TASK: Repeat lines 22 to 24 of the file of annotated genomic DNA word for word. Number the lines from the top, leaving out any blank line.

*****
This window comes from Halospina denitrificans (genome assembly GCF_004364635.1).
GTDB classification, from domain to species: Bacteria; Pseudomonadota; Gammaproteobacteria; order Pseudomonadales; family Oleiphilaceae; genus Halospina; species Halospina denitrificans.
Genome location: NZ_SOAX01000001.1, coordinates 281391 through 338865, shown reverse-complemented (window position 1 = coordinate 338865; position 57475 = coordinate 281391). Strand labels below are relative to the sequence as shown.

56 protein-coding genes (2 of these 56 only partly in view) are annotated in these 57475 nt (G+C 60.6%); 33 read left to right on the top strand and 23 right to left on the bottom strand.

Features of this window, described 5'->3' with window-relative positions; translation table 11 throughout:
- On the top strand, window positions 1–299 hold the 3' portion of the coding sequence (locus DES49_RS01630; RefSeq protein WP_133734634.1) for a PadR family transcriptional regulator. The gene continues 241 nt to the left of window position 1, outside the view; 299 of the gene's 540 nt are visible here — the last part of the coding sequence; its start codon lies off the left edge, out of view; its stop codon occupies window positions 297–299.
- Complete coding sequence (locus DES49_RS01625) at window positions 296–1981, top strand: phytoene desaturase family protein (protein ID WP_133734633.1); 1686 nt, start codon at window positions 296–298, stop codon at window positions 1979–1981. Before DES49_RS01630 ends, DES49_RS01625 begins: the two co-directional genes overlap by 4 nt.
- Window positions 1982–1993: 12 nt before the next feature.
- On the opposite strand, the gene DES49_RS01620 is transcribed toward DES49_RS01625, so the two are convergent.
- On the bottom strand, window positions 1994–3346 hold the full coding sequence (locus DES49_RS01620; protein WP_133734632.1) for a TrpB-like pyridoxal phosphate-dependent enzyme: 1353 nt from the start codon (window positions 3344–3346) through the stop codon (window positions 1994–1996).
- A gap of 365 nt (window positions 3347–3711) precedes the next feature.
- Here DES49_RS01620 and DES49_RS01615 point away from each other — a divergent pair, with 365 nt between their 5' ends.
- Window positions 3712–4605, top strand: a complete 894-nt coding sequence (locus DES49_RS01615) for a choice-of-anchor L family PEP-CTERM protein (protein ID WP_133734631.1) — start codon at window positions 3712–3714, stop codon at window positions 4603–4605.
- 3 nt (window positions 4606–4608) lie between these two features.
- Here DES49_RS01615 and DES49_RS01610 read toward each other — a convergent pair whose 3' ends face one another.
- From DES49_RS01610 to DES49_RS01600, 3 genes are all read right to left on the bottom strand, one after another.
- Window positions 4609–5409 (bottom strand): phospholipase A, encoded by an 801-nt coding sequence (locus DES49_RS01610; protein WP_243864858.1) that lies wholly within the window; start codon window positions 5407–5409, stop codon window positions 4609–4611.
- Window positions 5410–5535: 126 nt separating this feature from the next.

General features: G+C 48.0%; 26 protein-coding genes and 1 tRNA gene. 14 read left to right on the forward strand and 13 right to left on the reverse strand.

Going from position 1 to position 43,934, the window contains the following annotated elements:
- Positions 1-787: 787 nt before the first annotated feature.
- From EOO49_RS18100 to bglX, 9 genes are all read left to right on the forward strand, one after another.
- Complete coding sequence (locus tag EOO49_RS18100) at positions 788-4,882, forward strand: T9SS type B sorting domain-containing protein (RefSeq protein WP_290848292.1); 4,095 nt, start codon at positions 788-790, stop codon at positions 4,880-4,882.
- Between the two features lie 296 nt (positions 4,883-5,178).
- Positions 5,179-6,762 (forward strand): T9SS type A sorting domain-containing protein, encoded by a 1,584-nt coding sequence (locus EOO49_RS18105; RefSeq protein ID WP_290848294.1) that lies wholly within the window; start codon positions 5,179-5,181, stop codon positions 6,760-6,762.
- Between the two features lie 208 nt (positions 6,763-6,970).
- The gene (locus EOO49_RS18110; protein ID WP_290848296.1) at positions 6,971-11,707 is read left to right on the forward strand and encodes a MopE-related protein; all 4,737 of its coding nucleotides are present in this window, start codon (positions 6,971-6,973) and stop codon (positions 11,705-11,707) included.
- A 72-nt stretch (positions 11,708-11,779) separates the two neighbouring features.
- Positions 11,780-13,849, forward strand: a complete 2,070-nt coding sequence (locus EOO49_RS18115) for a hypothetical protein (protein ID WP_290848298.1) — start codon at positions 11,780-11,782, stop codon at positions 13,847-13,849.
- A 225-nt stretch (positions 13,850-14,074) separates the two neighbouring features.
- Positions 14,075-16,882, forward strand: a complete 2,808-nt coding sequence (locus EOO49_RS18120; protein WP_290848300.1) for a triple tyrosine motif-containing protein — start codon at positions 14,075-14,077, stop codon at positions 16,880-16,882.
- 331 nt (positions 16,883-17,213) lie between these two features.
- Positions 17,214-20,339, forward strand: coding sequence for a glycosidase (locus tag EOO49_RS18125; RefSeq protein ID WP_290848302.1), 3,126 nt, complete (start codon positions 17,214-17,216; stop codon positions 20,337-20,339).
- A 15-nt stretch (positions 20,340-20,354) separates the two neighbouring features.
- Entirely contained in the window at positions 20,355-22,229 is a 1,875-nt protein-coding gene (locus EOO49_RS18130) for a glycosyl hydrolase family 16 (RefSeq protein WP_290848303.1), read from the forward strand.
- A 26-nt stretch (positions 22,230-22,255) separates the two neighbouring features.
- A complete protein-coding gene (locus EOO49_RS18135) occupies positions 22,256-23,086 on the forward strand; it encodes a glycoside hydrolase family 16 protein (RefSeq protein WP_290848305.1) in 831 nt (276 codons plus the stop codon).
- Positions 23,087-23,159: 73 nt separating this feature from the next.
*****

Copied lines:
- From EOO49_RS18100 to bglX, 9 genes are all read left to right on the forward strand, one after another.
- Complete coding sequence (locus tag EOO49_RS18100) at positions 788-4,882, forward strand: T9SS type B sorting domain-containing protein (RefSeq protein WP_290848292.1); 4,095 nt, start codon at positions 788-790, stop codon at positions 4,880-4,882.
- Between the two features lie 296 nt (positions 4,883-5,178).